Friday, September 5, 2008

Movies: Pépé le Moko and Quai des Orfèvres

If you are wondering whether you'd like to be a French jewel thief on the lamb, hiding out in the Algerian Casbah in 1937, Pépé le Moko can tell you that it's not a bad idea. Mysterious French women with startling bow lips and heavy-lidded eyes will brave the Casbah's dark and twisting corridors to bring you afternoon delight once you tire of your bangled gypsy woman, and every other woman in the sultry, shadowed corridors of the twisting, stone-hewn city will answer to your any whim. The cops will try to catch you, but so long as you stay inside the Casbah's protective walls, you're safe. But therein lies the rub; you'll never again be able see the streets of Paris, ride the Metro, eat frittes unguarded, and, if your heavy-lidded French lover is dragged back to a ship to Paris by her fat and wealthy husband, to follow her there will mean death.

If you are wondering whether you'd like to be an attractive chanteuse in 1947, your career held back by an awkward but loving husband, Quai des Orfèvres will instruct you against sneaking out behind hubby's back to have a dinner meeting at the home of a dirty old man who promises you a movie contract. He'll put the moves on you, and you'll have no choice but to defend yourself by breaking a champagne bottle over his head, fleeing to your grandmother's house. When your suspicious husband goes to the dirty old man's house, expecting to catch you in flagrante delicto, and instead finds the body of the old man, dead, the two of you will both be in a world of trouble, suspects of the police. Neither of you will tell the other that you were indeed at the old man's house, and the fear and frustration of lengthy questioning will tear you apart. Your husband will attempt suicide, but will luckily survive, only to find out that neither of you killed the man—it was done by an itinerant robber, who saw the door open after you had already fled the scene, and before your husband arrived. You will have learned your lesson.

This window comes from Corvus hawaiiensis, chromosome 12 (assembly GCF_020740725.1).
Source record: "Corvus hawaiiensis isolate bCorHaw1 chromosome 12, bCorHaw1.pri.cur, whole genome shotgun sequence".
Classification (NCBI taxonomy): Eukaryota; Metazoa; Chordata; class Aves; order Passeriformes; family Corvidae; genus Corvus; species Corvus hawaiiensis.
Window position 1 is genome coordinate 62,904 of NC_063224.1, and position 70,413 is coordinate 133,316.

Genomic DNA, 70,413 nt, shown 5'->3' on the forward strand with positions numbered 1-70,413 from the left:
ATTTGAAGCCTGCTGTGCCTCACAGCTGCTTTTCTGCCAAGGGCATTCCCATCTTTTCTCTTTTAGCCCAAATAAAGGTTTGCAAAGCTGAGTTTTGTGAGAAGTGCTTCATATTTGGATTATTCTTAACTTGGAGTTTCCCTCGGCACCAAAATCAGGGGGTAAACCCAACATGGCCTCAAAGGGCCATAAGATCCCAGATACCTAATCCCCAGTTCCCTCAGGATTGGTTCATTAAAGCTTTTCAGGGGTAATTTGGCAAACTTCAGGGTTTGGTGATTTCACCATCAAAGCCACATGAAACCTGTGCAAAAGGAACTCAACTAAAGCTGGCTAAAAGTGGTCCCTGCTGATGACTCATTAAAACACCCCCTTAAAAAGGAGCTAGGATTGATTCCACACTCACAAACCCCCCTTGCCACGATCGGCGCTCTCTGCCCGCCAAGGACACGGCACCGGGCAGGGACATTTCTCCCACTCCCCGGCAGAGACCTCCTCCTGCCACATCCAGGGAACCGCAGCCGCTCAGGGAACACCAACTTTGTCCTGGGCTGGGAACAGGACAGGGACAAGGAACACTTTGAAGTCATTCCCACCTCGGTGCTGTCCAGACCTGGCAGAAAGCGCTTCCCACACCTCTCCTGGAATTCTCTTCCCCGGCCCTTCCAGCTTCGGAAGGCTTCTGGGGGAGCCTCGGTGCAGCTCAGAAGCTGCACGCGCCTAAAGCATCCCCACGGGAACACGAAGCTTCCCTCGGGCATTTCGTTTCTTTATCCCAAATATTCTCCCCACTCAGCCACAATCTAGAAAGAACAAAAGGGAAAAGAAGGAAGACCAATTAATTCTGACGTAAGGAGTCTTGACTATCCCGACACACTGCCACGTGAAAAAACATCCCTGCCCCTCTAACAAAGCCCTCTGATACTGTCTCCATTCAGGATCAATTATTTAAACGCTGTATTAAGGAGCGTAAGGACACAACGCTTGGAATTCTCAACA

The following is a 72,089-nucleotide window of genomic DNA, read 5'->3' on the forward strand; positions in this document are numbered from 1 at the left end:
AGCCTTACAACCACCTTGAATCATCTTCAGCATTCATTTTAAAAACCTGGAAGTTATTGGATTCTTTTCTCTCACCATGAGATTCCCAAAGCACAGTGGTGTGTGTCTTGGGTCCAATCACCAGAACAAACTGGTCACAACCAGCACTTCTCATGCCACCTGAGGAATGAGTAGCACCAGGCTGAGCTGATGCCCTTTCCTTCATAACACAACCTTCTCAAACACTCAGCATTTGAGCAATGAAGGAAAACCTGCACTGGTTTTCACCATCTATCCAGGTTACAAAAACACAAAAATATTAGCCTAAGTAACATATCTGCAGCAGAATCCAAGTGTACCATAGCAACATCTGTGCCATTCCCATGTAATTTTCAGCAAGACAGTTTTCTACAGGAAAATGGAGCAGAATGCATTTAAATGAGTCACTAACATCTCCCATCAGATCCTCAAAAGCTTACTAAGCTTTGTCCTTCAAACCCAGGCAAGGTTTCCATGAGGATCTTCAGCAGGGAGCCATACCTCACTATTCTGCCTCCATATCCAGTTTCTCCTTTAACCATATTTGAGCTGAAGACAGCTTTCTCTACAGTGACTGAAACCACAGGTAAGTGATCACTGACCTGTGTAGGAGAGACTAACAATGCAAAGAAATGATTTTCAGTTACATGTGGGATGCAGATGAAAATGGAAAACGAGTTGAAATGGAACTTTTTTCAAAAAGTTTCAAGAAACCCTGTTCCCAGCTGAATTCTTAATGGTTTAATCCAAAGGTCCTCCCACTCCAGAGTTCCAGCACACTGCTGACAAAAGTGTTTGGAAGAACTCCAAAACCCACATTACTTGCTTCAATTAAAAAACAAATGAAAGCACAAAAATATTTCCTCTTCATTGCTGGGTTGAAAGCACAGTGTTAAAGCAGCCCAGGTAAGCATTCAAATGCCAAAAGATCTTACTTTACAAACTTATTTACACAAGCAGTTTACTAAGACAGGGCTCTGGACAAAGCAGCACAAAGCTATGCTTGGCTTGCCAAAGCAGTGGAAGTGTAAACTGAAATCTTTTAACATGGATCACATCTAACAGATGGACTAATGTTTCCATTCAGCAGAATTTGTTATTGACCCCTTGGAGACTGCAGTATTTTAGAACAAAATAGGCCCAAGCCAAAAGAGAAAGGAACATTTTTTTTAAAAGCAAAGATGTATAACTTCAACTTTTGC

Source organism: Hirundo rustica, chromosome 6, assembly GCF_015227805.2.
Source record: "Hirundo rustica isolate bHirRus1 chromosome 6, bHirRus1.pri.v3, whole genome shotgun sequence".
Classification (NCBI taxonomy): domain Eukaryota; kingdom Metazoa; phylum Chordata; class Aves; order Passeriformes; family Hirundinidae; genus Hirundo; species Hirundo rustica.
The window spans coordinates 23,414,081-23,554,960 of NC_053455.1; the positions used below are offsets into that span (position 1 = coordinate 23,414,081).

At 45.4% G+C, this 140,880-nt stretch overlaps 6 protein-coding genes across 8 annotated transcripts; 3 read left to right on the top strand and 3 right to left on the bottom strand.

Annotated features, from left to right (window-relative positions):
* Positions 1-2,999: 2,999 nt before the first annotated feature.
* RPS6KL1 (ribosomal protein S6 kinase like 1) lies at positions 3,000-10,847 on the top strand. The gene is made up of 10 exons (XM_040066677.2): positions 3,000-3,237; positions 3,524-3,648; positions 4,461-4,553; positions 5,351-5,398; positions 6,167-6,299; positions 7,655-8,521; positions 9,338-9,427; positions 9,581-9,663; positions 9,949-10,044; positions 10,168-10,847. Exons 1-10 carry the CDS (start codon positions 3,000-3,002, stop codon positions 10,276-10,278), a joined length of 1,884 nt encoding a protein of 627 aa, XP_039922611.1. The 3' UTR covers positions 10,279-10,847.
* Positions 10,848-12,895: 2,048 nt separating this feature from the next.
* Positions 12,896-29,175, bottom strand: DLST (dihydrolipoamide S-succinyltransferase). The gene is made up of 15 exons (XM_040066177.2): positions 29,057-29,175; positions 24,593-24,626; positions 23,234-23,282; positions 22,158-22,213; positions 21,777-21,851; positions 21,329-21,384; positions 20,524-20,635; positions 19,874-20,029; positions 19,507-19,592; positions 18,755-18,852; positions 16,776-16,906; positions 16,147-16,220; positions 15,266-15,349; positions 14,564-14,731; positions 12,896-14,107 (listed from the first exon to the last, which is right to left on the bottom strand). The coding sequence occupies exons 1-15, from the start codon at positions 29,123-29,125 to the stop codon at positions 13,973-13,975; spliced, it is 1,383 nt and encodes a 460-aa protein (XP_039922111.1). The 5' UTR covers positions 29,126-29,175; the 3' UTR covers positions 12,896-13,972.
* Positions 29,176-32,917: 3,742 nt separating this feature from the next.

It's much more fun to be Pépé le Moko than an attractive chanteuse, or maybe movies were just that much more spare and romantic in the 30s. Or maybe it's Algeria. Yeah, it must be Algeria.

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